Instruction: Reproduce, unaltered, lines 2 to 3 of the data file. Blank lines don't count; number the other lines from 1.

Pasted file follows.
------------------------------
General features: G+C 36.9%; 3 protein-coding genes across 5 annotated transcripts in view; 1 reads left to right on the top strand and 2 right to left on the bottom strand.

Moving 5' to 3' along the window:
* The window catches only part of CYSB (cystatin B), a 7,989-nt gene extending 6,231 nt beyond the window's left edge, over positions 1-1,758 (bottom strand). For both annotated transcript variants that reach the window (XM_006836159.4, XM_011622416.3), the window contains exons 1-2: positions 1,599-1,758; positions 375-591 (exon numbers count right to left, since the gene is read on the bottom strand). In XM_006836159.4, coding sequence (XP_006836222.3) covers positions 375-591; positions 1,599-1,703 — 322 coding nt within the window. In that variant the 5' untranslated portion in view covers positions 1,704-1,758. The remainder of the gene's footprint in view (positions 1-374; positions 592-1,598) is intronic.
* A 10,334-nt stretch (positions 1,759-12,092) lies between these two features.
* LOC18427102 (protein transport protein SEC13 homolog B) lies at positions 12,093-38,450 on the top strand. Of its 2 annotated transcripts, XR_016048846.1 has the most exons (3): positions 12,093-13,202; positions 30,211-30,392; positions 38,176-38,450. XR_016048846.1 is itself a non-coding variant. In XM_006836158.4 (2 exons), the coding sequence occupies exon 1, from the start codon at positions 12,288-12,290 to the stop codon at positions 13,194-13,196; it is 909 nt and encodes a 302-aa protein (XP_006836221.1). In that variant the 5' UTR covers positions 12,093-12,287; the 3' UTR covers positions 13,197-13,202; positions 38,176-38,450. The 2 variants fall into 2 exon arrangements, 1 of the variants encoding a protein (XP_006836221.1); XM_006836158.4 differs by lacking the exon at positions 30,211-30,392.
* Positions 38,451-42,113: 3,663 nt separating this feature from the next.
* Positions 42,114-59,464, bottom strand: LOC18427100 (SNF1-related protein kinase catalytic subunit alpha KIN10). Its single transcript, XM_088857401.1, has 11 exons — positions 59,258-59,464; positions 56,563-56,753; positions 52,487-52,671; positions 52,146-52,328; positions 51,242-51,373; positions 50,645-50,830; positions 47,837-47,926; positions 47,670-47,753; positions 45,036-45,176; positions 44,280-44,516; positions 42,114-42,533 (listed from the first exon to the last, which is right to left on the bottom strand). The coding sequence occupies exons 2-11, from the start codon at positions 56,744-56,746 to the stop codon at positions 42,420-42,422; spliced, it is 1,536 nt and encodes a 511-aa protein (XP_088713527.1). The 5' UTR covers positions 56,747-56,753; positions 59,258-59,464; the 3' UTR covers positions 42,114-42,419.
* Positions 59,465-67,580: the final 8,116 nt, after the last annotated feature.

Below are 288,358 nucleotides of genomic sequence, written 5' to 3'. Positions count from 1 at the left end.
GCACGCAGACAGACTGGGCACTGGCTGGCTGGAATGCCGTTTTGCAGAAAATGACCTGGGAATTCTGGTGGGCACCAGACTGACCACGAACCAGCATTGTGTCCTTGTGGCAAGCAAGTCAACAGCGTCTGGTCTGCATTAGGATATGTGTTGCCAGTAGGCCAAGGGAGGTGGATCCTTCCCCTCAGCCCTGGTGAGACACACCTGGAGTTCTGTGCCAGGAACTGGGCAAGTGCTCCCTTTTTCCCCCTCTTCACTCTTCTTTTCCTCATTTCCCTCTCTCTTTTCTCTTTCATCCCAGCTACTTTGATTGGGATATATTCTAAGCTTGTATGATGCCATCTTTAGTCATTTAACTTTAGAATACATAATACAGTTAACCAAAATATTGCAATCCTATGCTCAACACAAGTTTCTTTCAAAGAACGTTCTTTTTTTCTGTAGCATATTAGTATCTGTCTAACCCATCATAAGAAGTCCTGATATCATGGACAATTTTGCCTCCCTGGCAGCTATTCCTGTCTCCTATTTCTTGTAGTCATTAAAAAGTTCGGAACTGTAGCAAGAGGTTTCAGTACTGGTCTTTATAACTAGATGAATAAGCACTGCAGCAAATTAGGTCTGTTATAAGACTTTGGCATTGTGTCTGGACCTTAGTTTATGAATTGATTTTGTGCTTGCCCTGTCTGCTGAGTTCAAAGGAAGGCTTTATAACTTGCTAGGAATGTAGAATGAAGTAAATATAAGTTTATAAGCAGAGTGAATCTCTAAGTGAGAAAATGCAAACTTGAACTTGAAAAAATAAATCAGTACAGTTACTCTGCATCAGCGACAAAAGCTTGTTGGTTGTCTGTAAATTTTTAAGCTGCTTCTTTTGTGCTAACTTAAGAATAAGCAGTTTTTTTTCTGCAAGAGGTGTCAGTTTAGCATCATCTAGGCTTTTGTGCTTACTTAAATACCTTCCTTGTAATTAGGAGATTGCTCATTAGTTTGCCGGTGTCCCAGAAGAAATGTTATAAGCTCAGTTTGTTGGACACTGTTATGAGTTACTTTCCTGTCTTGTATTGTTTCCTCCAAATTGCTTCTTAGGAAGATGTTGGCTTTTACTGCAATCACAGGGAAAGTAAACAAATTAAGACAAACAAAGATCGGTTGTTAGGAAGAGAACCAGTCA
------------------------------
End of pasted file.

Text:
Moving 5' to 3' along the window:
* The window catches only part of CYSB (cystatin B), a 7,989-nt gene extending 6,231 nt beyond the window's left edge, over positions 1-1,758 (bottom strand). For both annotated transcript variants that reach the window (XM_006836159.4, XM_011622416.3), the window contains exons 1-2: positions 1,599-1,758; positions 375-591 (exon numbers count right to left, since the gene is read on the bottom strand). In XM_006836159.4, coding sequence (XP_006836222.3) covers positions 375-591; positions 1,599-1,703 — 322 coding nt within the window. In that variant the 5' untranslated portion in view covers positions 1,704-1,758. The remainder of the gene's footprint in view (positions 1-374; positions 592-1,598) is intronic.